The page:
A plethora of new mobile finance apps are making it easier for folks to manage their money with the swipe of a screen. Banking apps from Chase, Citi, Well Fargo, and Bank of America have all been recently updated to make it easier for customers to keep track of what they are spending, and where.
Research has found that people are taking advantage of these apps to take control of their spending, get rewarded for purchases, and make life simpler. Though some people have concerns about security, it isn’t stopping these finance apps from booming and becoming the next big thing in money management.
How are people using these apps? Polls say they are increasingly using banking apps to avoid going to the bank. People don’t have to stand in line to see a teller anymore for things like making a deposit, transferring money from one account to another, and scheduling payments. All of these things can be done from a smartphone, tablet, or other mobile device.
Security is still a worry for some, and updating apps is vital
Banks are regularly updating their apps to make sure they are meeting and exceeding security standards. Often, an update for a mobile banking app will include a fix for a bug that made it vulnerable to hacking, even if there is no visible difference in the app on the user end. For this reason, banking experts and app developers urge people to keep their apps up-to-date, as well as their electronic devices.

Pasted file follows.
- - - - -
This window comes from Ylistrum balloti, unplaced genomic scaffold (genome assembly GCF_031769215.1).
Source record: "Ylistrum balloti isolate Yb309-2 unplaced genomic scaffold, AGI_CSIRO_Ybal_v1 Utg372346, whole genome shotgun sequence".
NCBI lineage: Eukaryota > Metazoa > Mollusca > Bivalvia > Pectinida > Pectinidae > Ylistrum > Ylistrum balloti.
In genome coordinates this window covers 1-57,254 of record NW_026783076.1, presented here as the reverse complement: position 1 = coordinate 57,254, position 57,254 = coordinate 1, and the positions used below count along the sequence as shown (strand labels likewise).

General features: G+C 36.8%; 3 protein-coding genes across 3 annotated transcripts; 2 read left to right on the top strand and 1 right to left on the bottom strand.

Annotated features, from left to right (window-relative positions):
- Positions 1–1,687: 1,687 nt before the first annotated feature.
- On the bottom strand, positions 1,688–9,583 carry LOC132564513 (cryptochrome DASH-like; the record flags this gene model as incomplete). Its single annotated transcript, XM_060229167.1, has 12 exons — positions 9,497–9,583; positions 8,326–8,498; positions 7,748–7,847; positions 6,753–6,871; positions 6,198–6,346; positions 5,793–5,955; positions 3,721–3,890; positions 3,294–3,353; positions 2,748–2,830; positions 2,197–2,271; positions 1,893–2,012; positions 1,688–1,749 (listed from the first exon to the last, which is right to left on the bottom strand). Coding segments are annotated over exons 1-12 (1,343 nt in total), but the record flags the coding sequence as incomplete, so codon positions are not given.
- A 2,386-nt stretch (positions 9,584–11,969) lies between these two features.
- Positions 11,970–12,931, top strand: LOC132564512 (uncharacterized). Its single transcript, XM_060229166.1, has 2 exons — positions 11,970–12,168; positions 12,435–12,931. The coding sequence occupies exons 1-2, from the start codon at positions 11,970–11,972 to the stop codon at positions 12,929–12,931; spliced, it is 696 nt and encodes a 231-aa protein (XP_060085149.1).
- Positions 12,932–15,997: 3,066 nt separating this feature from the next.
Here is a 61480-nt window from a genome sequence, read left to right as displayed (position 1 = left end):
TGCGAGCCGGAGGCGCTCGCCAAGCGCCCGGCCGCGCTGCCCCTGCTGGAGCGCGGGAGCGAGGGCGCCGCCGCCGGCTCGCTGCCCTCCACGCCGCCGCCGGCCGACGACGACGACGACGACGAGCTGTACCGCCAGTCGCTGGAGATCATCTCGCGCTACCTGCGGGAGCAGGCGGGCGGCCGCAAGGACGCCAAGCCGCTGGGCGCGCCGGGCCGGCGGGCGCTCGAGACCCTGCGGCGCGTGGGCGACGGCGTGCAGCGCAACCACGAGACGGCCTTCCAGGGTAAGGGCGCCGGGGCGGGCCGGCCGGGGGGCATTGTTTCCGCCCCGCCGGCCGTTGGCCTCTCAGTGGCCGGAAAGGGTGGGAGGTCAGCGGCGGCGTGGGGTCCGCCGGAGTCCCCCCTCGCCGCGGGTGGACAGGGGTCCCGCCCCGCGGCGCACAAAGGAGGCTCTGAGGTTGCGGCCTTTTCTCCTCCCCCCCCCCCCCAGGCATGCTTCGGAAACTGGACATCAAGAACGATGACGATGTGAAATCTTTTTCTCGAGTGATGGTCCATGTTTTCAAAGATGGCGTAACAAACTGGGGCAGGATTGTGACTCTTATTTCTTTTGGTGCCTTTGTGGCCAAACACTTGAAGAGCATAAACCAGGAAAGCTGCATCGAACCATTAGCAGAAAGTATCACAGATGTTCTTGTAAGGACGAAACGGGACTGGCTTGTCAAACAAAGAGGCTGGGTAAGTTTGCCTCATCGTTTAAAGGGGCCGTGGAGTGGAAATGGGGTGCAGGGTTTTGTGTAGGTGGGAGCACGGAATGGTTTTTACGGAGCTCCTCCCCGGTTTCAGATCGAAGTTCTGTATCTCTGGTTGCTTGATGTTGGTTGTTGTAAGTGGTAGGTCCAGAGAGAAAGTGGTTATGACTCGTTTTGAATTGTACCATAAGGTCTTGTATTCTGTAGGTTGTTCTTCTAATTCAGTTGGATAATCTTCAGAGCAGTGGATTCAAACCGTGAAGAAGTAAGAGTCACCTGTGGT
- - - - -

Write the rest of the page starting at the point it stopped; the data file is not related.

Older smartphone models that may not be compatible with the most current version of a mobile app can be a security loophole, leaving out-of-date consumers vulnerable to hacking.
Mobile wallets are revolutionizing payment systems
Besides bank mobile apps, there are also mobile wallets, which are shaking up the payment tech space in a whole new way. Now people can pay for purchases directly from their smartphones, using Apple Pay and Android Pay. Showing a smartphone at the register is the latest way to pay; forget swiping your magnetic stripe card.
Keeping your payment cards and loyalty cards on your smartphone instead of in your wallet is an adjustment for many, especially older folks. Studies show that Millennials are more comfortable using mobile wallets, and older folks are slowly getting on board. Still, plenty of people are becoming more used to using a phone to manage their money, do simple banking, and pay for purchases.